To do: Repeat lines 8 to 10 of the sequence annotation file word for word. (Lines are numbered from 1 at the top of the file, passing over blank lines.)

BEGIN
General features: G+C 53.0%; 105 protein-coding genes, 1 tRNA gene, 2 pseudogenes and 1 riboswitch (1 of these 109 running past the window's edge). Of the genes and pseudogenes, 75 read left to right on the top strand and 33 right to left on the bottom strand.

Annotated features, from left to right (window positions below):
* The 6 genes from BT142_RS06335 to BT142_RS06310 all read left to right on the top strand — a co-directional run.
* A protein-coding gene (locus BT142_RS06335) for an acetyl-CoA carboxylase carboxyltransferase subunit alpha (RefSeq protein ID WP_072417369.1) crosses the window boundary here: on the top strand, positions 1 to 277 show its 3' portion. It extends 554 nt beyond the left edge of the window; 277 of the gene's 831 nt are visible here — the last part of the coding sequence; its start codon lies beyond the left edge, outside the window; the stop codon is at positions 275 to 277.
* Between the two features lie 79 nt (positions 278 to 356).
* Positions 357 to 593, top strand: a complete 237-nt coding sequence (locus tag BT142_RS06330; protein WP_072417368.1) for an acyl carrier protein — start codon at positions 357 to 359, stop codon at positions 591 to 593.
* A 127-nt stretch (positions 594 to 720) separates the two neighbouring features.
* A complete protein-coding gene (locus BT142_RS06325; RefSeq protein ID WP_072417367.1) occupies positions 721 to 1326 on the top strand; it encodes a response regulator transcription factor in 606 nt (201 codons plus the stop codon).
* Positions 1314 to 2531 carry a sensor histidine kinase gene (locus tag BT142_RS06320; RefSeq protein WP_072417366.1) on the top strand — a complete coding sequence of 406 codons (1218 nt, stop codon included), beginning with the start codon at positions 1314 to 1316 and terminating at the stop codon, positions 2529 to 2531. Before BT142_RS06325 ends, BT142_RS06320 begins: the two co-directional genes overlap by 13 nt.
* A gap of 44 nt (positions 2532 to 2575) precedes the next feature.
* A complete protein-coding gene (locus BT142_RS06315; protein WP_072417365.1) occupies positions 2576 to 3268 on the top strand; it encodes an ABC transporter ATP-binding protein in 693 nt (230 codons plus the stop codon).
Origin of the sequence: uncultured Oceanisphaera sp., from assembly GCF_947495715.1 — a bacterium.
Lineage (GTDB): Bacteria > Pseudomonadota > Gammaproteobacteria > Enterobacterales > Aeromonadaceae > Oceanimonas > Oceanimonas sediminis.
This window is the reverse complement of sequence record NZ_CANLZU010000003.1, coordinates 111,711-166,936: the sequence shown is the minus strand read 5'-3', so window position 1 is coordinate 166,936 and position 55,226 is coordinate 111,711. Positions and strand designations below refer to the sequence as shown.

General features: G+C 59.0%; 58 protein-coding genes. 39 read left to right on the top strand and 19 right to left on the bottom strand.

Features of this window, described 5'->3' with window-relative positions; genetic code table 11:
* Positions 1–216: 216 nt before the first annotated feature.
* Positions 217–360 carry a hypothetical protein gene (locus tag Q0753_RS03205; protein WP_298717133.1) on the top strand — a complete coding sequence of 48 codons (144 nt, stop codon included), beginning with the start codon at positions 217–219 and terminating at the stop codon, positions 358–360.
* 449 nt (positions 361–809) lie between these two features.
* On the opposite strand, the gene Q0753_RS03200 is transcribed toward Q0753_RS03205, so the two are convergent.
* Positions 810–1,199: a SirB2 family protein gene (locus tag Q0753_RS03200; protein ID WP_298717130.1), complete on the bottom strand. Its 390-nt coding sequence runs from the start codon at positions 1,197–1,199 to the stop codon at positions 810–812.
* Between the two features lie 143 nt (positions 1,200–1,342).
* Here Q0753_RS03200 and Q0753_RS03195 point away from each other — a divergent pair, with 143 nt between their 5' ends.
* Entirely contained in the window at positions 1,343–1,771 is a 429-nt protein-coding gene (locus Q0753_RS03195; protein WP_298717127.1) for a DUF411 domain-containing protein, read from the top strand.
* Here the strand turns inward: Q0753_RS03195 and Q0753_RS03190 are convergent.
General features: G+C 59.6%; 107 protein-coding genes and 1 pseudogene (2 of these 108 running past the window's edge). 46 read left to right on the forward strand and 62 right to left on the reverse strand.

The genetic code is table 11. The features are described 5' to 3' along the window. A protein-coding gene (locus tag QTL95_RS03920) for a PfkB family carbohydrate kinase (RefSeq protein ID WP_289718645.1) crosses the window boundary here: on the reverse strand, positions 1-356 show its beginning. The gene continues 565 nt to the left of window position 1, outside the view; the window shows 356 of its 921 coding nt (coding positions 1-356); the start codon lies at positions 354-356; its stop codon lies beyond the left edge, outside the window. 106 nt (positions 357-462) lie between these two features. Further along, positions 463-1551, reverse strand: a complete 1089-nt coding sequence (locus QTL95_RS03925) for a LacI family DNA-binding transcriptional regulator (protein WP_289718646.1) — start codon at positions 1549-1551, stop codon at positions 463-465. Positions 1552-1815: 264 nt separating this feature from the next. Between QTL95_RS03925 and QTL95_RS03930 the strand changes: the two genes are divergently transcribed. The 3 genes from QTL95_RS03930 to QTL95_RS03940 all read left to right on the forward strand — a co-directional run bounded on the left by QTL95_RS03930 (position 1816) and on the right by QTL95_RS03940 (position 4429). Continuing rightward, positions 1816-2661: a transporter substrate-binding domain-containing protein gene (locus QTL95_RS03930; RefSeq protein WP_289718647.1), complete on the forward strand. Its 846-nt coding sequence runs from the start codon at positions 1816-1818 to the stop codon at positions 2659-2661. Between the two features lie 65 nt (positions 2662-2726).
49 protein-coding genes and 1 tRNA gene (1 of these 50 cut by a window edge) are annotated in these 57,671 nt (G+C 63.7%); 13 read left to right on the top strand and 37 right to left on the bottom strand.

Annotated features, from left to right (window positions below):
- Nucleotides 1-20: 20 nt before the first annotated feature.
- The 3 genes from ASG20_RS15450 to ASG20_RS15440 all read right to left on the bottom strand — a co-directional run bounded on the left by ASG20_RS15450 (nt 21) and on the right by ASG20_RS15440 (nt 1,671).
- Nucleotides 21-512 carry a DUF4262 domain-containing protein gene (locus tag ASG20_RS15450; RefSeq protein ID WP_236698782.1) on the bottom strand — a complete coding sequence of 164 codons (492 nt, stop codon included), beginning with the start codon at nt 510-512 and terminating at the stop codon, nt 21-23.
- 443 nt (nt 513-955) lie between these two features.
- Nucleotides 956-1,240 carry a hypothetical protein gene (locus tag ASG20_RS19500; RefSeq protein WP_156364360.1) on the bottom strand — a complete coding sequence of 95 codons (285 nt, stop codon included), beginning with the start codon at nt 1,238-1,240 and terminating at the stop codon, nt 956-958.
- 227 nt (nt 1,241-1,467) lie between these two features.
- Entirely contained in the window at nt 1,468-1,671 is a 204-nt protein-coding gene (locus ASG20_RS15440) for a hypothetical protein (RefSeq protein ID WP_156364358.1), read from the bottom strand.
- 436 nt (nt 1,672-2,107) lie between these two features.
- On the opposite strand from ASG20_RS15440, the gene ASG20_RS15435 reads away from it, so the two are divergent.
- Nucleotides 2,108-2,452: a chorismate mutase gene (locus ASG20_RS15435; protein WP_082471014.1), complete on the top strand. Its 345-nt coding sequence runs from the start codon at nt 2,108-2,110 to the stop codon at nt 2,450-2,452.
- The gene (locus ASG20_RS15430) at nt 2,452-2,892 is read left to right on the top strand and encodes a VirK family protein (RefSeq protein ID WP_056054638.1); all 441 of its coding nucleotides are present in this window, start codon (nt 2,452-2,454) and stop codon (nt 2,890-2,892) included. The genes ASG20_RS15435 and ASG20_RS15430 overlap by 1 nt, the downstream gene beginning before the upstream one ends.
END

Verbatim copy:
* A complete protein-coding gene (locus BT142_RS06325; RefSeq protein ID WP_072417367.1) occupies positions 721 to 1326 on the top strand; it encodes a response regulator transcription factor in 606 nt (201 codons plus the stop codon).
* Positions 1314 to 2531 carry a sensor histidine kinase gene (locus tag BT142_RS06320; RefSeq protein WP_072417366.1) on the top strand — a complete coding sequence of 406 codons (1218 nt, stop codon included), beginning with the start codon at positions 1314 to 1316 and terminating at the stop codon, positions 2529 to 2531. Before BT142_RS06325 ends, BT142_RS06320 begins: the two co-directional genes overlap by 13 nt.
* A gap of 44 nt (positions 2532 to 2575) precedes the next feature.